A Failure at Kindness
Kindness, like most things, is easy until you get serious about it.
I spent last week focused on kindness. It was a fiasco. It’s not that I’m unkind.
You aren’t kind if all you do is avoid unkindness.
Kindness is more than avoiding harshness or anger. Kindness is something you do, not something undone.
Why kindness is hard:
The grandfather of Jeff Bezos told him, “It’s harder to be kind than clever.”
Jeff, in a commencement address at Princeton, went on to say, “Cleverness is a gift. Kindness is a choice. Gifts are easy…. Choices can be hard.”
#1. Kindness is hard because it takes time.
You can’t be kind when you’re in a hurry. And who isn’t in a hurry these days?
Haste is the root of undone kindness.
Emerson said, “You cannot do a kindness too soon, for you never know how soon it will be too late.”
#2. Kindness is hard because it’s inconvenient.
Kindness isn’t on your calendar.
Kindness feels inconvenient because your schedule is filled with important things like solving problems, reaching goals, and addressing tough issues.
Kindness isn’t on your agenda because it’s not important.
Where does kindness fall on your list of personal priorities? Is it in the top 10?
#3. Kindness is hard because it demands focus.
Kindness is never an accident. It’s done intentionally. One of my kind friends suggests, keep your head up and look for opportunities to be kind.
Focus on small acts of kindness. Don’t wait for the spectacular.
- Open doors for others.
- Say, “Thank you.”
- Meet a simple need.
- Be helpful.
I believe when you reflect on your life, acts of kindness will make you proud.
When I think back on my anger, I cringe. When I reflect on those times that I acted in kindness, I’m thankful.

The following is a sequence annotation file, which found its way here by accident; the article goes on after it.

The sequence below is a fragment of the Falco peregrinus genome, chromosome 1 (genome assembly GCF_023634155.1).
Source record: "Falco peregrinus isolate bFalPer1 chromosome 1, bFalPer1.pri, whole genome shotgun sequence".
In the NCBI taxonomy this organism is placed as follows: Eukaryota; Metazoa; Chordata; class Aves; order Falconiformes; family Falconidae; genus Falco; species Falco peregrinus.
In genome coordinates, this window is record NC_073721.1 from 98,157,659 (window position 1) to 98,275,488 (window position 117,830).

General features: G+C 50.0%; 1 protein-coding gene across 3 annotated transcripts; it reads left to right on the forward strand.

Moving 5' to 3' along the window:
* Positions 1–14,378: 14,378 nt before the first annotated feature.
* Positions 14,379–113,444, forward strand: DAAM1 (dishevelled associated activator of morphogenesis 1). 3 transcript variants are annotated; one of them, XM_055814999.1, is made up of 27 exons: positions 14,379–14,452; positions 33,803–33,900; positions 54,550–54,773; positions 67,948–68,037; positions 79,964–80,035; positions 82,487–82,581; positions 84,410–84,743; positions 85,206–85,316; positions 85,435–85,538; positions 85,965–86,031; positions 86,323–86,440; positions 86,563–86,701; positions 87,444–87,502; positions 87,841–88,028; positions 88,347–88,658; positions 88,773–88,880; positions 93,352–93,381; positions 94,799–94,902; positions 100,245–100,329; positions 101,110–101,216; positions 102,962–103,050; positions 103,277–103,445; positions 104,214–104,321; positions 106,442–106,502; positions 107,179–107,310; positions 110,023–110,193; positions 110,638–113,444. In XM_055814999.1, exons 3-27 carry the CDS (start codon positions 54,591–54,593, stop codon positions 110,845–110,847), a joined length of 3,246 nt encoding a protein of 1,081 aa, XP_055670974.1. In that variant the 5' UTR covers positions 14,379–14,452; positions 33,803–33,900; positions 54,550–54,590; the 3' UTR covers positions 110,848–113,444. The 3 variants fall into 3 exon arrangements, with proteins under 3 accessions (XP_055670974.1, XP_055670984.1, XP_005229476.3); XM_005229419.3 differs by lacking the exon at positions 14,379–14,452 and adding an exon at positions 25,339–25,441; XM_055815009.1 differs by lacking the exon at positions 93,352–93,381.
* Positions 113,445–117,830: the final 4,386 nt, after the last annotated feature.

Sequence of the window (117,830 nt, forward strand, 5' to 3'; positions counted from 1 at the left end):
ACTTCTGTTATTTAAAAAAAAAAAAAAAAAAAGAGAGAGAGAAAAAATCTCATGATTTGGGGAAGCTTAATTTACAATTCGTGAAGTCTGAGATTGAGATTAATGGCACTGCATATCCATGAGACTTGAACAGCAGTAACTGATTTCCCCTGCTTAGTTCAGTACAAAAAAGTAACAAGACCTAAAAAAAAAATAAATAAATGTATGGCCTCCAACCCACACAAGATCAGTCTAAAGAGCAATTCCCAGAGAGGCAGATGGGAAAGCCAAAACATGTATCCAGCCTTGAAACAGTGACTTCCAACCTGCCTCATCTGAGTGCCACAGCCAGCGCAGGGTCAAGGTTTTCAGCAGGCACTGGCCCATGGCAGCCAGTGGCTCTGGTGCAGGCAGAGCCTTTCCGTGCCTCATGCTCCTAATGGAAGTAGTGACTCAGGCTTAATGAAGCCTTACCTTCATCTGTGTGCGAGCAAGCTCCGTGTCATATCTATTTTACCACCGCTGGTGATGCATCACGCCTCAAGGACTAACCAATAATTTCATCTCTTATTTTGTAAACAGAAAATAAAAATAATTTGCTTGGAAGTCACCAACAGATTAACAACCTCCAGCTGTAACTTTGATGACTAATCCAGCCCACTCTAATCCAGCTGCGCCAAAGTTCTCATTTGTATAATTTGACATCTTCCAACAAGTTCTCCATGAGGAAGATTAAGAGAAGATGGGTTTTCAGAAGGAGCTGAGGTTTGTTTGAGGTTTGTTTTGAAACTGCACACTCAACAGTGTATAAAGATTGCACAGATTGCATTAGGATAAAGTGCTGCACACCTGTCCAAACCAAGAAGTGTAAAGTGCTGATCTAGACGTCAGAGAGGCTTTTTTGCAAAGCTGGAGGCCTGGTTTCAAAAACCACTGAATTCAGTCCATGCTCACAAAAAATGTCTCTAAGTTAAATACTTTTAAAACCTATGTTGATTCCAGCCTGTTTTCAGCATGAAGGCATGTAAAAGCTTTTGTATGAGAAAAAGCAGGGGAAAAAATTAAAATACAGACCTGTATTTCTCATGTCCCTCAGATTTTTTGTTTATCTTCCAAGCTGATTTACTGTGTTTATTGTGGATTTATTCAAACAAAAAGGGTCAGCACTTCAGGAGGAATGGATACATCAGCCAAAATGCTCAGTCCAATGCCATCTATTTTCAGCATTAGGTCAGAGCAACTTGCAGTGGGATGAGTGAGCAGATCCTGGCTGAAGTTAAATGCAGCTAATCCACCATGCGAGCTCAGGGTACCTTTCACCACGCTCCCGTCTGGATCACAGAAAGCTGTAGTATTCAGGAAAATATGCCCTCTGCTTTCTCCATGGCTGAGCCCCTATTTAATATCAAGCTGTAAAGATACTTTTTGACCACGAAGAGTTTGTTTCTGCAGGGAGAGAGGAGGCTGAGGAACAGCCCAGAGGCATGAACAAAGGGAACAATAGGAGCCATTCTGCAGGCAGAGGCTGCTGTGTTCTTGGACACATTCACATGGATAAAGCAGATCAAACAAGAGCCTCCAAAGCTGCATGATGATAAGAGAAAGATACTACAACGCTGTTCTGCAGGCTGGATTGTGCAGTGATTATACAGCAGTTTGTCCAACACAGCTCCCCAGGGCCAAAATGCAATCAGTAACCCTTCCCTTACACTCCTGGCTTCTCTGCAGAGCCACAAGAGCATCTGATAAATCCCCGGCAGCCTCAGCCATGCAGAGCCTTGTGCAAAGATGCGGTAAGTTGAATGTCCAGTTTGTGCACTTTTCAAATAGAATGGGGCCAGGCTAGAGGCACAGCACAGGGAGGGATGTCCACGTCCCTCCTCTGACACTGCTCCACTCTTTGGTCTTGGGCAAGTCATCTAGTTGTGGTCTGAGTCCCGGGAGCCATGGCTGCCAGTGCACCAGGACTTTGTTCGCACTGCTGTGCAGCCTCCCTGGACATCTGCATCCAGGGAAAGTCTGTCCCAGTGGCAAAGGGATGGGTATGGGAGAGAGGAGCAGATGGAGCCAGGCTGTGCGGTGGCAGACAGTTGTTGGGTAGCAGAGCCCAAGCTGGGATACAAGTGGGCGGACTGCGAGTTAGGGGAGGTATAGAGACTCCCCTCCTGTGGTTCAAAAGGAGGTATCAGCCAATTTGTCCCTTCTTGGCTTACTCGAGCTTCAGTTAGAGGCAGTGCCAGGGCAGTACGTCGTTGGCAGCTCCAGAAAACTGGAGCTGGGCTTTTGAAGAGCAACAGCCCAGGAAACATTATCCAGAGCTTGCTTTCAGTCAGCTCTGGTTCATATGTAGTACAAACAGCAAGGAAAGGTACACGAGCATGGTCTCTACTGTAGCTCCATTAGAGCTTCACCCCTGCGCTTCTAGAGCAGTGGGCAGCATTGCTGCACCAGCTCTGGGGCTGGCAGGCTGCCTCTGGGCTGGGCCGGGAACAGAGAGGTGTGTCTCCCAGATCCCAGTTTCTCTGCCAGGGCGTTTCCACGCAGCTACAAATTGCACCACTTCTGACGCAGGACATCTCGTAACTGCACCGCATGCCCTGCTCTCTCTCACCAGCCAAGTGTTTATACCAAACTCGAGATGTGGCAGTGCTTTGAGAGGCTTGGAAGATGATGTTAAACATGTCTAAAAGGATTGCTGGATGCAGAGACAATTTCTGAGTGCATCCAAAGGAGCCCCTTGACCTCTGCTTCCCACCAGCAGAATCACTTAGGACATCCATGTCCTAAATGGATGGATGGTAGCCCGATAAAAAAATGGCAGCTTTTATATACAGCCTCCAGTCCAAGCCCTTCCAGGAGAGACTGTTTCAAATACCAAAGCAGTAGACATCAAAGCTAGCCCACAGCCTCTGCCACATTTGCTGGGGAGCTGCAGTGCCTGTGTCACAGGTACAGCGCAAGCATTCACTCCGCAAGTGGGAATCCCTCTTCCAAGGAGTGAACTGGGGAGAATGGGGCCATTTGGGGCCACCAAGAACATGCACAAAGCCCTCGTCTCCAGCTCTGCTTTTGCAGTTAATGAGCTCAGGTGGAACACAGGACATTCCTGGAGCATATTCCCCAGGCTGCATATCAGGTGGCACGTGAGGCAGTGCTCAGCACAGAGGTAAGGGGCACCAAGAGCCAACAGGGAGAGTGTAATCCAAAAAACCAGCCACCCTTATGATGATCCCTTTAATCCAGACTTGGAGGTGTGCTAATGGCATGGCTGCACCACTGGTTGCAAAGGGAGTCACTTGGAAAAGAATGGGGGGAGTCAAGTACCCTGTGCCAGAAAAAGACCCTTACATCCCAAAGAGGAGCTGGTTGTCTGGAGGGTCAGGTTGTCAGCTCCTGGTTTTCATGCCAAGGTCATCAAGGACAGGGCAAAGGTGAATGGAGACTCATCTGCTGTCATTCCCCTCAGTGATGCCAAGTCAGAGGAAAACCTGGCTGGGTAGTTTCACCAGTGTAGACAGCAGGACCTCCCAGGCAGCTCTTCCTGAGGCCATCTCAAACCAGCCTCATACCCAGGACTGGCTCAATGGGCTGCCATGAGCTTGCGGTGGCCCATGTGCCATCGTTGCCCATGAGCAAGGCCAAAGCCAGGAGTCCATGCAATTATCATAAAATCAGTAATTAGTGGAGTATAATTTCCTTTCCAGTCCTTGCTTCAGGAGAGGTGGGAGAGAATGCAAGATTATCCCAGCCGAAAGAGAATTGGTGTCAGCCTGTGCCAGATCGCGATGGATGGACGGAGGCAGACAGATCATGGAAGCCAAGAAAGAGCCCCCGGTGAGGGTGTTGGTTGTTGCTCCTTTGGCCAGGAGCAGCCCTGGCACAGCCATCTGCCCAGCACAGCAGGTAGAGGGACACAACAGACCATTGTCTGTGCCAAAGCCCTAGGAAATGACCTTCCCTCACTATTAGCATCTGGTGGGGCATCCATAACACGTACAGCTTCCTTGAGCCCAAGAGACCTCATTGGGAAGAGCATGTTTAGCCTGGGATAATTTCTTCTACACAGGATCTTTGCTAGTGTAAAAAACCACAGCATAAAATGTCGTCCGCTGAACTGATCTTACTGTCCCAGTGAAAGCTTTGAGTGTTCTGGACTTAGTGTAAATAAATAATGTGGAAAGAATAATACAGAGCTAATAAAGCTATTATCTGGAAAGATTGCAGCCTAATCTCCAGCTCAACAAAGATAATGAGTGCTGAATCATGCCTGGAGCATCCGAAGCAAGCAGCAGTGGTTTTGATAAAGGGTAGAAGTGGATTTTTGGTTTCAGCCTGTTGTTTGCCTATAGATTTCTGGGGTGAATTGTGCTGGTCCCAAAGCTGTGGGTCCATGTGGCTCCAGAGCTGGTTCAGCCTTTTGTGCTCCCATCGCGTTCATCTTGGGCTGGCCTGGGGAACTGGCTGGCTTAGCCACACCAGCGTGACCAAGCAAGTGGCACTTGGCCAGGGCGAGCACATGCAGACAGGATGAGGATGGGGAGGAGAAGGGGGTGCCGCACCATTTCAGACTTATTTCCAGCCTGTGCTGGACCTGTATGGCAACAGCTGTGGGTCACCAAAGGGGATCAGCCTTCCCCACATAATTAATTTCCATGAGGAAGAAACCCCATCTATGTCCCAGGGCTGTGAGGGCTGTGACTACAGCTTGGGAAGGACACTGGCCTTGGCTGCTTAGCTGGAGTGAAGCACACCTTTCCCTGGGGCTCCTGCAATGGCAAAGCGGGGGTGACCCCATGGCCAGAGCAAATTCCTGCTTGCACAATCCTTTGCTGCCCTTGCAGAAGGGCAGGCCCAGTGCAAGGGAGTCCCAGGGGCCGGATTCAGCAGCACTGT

How might leaders integrate kindness into their busy days?
Thanks Dan for focusing on kindness this week – there is not enough in business. Kindness is a choice. Kindness is an attitude. Kindness is not hard if it’s one of your values.
Thanks Carolyn. I was surprised how challenging I found the practice of kindness.
Short, sweet, and powerful.
Thanks Neil. Here’s to kindness!
Hey Dan, great article as usual. You mentioned that your week focused on kindness “was a fiasco”… what would you have done differently to “un-fiasco” it?
I’m thinking of keeping a journal with a regular analysis of what kindnesses I’ve been conscious of and, where I’ve been unkind, what could I do differently and do I need to work on mending that relationship.
Hi John, I think it was a fiasco because of the time factor. I feel like a care. But expressing it is the challenge.
I think I would have succeed more if I had others more intimately involved in the focus with me. This would be true if I connected with people who were particularly good at being kind.
Your idea is fantastic. Please keep me in the loop, if you move forward with your journal, if you don’t mind.
Thanks Dan. Given, it appears to me, that understanding the life-strengthening value of relationships is in short supply these days (in our perceived need to survive in the business world), we need more messages like this one. This is a foundational value to everything we do.
Thanks Alan. YES! Kindness and relationship building go together. Love that.
BTW. We might consider the value of kindness as an aspect of customer service. 🙂
Why should “choosing” kindness be so hard?!?! Lack of time, inconvenience and an absence of focus are terrible excuses. Let’s not try so hard. Let’s try soft and live and work with conscious intention. Kindness will become second nature, as it should be!
Thanks Kim. You make me wonder if what’s easy for one is hard for another. Understanding this is a leadership challenge.
If you live kindness, you share kindness, we live in a cruel world.